The 2019 Weeden Lecture, delivered by Joanne B. Freeman, the Class of 1954 Professor of History and American Studies at Yale University, reminded Lawrentians that matters in Congress could always be worse.
Freeman’s lecture was based on her 2018 book, The Field of Blood: Violence in Congress and the Road to Civil War
. A leading scholar on Alexander Hamilton and a consultant on Hamilton
the musical, Freeman has dedicated years of research to uncovering the lost history of congressional violence between 1830 and 1860, significant for its insights into the growing conflict between North and South. Outbreaks of violence in the halls of Congress often accompanied impassioned speeches on both sides of the issue of slavery.
Fomenting these clashes, according to Freeman, was reporting by partisan journalists and the rise of the telegraph, which transmitted news from Congress to the representatives’ home districts in 45 minutes time. Advances in communications technology meant almost immediate pressure from voters to defend Southern and Northern positions, and newspaper reports further stoked the flames. Then, like now, “technology fundamentally changed the nature of national politics, and the press helped to create an endless loop of sectional strife.”
Freeman was able to chronicle some 70 violent incidents in the antebellum Congress, from canings to fistfights and duels. The story went largely untold, she said, because it had been downplayed in the congressional journals. Only by digging beyond statements like “debate became unpleasantly personal” and “there was a sudden sensation in the corner” was she able to construct a true picture of the carnage. Guided by names and dates in the congressional records, she pored through letters from congressmen to their wives and aides’ personal journals to find valuable evidence.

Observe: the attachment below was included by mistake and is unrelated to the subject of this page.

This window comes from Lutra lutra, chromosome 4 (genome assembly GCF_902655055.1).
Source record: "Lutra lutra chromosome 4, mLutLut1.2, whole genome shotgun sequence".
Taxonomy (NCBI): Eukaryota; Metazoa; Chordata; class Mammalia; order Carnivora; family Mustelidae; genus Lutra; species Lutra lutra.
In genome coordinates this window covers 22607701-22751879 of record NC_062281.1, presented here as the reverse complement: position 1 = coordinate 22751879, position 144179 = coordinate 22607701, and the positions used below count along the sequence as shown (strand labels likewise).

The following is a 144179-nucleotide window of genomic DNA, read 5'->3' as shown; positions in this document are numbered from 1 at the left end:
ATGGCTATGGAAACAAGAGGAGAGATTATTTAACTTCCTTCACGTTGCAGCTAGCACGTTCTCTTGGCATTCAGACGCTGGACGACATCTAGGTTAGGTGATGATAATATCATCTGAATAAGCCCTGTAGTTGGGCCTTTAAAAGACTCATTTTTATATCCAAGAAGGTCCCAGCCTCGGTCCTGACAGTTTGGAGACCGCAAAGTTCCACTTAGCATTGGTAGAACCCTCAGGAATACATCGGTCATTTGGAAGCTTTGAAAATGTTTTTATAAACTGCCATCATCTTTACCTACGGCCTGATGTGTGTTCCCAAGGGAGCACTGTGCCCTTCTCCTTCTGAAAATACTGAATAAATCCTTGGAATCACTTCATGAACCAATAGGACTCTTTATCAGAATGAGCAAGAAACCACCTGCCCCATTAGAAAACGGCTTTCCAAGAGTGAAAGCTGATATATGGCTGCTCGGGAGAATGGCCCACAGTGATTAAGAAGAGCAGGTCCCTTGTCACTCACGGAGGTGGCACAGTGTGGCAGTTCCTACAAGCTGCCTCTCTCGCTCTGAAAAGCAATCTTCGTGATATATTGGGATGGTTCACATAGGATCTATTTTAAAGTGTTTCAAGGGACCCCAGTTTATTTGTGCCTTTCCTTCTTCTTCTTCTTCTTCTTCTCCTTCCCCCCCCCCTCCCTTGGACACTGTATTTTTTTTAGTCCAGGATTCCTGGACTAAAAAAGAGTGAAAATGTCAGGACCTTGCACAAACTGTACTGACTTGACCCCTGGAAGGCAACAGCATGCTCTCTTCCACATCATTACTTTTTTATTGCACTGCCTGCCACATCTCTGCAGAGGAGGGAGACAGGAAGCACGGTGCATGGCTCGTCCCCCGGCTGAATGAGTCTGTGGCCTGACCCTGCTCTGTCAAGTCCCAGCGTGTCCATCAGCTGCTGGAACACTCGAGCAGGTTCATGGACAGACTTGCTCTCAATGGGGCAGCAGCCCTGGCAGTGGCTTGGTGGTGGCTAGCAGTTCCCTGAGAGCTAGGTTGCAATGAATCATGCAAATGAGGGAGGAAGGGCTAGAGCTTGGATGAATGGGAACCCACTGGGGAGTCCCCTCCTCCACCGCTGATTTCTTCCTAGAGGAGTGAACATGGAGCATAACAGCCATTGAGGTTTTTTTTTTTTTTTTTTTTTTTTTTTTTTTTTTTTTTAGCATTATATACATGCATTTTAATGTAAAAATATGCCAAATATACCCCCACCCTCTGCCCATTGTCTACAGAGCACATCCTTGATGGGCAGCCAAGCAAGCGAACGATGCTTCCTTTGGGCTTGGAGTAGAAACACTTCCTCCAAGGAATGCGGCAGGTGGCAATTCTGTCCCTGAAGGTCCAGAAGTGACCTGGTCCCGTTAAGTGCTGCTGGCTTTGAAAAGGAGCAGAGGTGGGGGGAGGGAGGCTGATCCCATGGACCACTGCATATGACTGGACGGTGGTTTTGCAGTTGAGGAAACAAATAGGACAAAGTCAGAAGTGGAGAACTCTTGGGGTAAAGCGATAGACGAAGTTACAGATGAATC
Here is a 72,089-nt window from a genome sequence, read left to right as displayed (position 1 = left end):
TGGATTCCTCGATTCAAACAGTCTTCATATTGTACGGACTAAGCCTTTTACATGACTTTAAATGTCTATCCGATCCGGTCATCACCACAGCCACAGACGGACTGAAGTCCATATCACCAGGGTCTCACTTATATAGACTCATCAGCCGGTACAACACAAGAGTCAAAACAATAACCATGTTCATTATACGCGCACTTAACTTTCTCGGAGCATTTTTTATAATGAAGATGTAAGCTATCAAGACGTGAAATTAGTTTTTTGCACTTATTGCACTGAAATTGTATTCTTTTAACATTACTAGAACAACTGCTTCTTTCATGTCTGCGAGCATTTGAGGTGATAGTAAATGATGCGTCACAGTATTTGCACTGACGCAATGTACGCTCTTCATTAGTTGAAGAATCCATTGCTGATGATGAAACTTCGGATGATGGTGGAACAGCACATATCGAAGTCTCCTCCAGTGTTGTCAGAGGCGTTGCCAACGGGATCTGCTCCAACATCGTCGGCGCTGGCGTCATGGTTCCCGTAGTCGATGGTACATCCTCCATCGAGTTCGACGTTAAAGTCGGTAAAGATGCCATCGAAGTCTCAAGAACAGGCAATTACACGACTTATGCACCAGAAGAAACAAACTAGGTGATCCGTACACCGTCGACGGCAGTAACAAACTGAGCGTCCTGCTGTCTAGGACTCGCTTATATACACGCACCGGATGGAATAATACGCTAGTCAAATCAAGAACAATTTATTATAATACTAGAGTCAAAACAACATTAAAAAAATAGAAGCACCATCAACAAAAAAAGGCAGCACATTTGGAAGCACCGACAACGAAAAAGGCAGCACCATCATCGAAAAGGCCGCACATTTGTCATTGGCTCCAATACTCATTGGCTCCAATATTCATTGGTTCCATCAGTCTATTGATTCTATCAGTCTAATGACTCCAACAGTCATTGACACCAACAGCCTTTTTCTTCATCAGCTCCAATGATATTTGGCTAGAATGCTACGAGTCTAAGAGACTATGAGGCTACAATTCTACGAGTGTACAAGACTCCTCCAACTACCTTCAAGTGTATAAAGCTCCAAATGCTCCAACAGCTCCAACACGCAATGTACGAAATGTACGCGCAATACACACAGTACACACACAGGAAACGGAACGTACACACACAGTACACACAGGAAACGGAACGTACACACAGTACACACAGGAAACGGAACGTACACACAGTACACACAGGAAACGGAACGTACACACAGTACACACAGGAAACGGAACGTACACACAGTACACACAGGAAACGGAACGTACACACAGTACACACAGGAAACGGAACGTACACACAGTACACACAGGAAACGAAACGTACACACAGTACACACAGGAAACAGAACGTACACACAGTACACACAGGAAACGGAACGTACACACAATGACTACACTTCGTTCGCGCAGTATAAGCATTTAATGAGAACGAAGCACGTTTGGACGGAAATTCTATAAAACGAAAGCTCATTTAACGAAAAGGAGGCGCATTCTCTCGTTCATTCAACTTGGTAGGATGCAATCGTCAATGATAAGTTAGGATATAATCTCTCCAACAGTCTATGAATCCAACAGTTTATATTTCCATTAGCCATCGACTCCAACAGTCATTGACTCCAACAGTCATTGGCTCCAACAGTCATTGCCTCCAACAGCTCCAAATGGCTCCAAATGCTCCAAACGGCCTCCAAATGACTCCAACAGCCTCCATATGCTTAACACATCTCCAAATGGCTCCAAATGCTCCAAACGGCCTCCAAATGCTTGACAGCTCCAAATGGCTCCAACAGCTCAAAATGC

Citing a memo Alexander Hamilton wrote to himself following the Constitutional Convention, Freeman pointed out that the founders considered the United States an “experiment,” a word they used often. Hamilton and others knew the outcome of the experiment was questionable, she said, with the result just as easily being “chaos” as a new nation. Wisely, they provided the vehicle that later enabled a divided nation to rebuild.
“The founders believed that Constitutional process would be the key to national survival,” Freeman said in conclusion. “It’s what has always saved us.”
Established in 1999 by Walter Buckley, Jr. ’56 P’96 ’99 GP’09, the Charles F. Weeden III H’65 Great Historians Lecture series honors the memory of Charles F. “Chuck” Weeden III H’65 P’77 ’79 ’87, an esteemed teacher, Housemaster and coach to four decades of Lawrentians.
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